AWM, in Aliso Viejo, Calif., Provides retailers with sophisticated overhead cameras that can track employees and customers as they walk through stores and spot products, even down to Red Delicious versus gala apples. Kevin Howard, chief executive, said the company could cut store fulfillment costs by 60 percent by, for example, immediately marking out-of-stock goods and directing pickers to the correct items, even if they’ve been moved or misplaced.
“We dictate each aisle they should go into because we know which product is in which aisle, and then visually dictate the actual gondola, shelf, and shelf area where that product is located in real time Said Mr. Howard.
AWM also helps retailers “keep track of who is productive and who is not,” said Howard. “If they were walking down the assembly aisle and it took 12 minutes and the average order picker takes four, how can we make sure we are helping them get the number four? Sometimes you don’t know what the product is – with us it’s usually personal time on your cell phones. “
Food picking supervision affects some labor experts.
“Any of those systems that say, ‘Choose this now, choose this next,’ are tracking you by default,” Tilly said. “They all have clocks attached to them, so it tracks you and monitors your pace. That means, if the order turns out to be faulty, they know who did it. “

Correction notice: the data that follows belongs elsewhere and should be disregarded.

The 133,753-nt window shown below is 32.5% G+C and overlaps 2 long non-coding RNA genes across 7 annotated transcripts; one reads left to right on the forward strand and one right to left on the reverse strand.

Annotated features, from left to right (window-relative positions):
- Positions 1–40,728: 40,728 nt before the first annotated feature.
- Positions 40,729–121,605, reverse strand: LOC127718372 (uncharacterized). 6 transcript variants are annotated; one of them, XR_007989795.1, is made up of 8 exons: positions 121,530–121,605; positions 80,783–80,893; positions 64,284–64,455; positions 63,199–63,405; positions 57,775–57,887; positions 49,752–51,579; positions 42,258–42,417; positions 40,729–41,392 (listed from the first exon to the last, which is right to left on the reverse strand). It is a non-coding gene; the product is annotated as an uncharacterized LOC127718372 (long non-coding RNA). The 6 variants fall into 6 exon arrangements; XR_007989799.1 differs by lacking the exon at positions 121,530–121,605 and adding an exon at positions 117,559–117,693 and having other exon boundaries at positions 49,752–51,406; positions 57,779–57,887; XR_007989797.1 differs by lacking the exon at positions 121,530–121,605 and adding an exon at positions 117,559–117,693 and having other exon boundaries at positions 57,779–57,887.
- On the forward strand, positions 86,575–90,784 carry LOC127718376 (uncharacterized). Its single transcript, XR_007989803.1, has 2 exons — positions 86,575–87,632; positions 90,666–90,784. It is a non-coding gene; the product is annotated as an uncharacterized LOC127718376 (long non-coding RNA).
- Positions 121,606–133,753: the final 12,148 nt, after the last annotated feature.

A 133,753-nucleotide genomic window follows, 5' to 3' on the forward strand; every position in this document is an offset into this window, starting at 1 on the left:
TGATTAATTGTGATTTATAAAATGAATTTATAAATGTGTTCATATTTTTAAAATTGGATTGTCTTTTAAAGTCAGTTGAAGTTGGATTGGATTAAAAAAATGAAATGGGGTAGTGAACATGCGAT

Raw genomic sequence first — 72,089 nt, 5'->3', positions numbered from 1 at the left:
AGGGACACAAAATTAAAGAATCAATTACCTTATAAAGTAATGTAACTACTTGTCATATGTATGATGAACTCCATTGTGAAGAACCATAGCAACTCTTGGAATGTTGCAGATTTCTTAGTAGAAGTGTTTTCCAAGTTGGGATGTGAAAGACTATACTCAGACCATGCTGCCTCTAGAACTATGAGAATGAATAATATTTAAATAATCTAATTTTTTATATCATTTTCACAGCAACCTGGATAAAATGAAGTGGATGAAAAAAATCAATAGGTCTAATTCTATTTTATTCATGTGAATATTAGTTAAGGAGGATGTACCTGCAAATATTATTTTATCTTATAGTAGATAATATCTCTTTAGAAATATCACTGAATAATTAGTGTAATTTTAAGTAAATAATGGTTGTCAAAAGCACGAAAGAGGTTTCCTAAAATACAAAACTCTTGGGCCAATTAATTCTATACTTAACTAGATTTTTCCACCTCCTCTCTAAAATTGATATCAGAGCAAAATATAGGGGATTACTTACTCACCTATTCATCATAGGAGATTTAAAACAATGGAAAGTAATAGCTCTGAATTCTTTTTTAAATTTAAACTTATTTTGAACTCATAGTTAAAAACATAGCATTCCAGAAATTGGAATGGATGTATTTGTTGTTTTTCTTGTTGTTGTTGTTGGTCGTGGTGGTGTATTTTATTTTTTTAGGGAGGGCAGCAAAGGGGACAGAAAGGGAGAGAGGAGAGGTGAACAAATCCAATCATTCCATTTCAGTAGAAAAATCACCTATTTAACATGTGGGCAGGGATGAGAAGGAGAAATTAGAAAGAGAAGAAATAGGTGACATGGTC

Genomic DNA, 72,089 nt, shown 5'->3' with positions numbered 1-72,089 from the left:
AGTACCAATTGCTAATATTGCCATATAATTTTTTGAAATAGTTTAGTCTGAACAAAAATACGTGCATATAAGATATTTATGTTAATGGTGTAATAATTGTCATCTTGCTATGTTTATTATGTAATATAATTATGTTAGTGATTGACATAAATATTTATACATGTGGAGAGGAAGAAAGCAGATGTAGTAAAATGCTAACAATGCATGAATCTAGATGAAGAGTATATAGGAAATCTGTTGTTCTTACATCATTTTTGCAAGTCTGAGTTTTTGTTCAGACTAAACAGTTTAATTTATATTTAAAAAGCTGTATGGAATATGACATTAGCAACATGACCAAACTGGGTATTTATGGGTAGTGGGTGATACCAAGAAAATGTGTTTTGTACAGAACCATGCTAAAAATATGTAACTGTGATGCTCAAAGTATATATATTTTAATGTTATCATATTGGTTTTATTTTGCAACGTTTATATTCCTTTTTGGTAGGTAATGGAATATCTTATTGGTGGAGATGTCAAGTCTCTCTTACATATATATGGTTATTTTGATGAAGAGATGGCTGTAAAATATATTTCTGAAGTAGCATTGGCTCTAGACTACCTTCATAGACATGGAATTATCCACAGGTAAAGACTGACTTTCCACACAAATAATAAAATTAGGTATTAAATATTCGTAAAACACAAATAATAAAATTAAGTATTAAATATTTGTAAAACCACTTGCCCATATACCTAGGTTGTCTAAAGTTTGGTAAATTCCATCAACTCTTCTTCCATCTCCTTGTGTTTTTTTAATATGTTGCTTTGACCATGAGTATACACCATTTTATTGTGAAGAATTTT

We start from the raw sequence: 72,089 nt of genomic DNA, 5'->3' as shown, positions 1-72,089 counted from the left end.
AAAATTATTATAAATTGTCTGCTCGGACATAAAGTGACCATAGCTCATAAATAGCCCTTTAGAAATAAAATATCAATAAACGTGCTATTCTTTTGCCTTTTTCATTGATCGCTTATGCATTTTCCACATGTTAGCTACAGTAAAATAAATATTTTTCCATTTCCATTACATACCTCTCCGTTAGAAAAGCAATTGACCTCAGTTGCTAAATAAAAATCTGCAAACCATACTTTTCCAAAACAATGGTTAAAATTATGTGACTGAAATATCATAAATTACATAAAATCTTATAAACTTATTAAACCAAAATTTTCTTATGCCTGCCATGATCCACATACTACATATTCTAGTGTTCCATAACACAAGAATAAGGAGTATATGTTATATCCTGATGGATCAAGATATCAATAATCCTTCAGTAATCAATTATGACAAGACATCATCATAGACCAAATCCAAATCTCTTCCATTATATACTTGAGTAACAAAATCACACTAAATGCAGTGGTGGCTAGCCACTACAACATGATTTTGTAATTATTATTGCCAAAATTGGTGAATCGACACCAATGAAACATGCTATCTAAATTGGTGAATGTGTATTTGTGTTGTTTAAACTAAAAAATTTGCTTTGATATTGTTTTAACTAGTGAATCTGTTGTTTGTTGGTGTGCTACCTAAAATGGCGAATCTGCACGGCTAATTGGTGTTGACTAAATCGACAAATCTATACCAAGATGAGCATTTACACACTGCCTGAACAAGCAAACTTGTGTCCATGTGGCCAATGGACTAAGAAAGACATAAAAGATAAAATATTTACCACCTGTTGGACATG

While the technology was not designed primarily for surveillance, “it is not difficult to be tempted to monitor and use it for disciplinary purposes,” said Françoise Carré, research director for the Center for Social Policy at the University of Massachusetts -Boston McCormack Graduate School, which also studied how technology is transforming retail jobs.
Noell Marion, an employee at Mariano’s, another grocery chain owned by Kroger, started working through Instacart in Skokie, Illinois in 2019. Ms. Marion, 53, said that as a designated “veteran,” she was 72 seconds for each item.
“That includes going through the store, fetching the item, getting it scanned, going through the checkout and putting it in the limelight and getting it ready for delivery,” she said, adding, “It was never considered whether you have to stand in line for something when the shop was full. “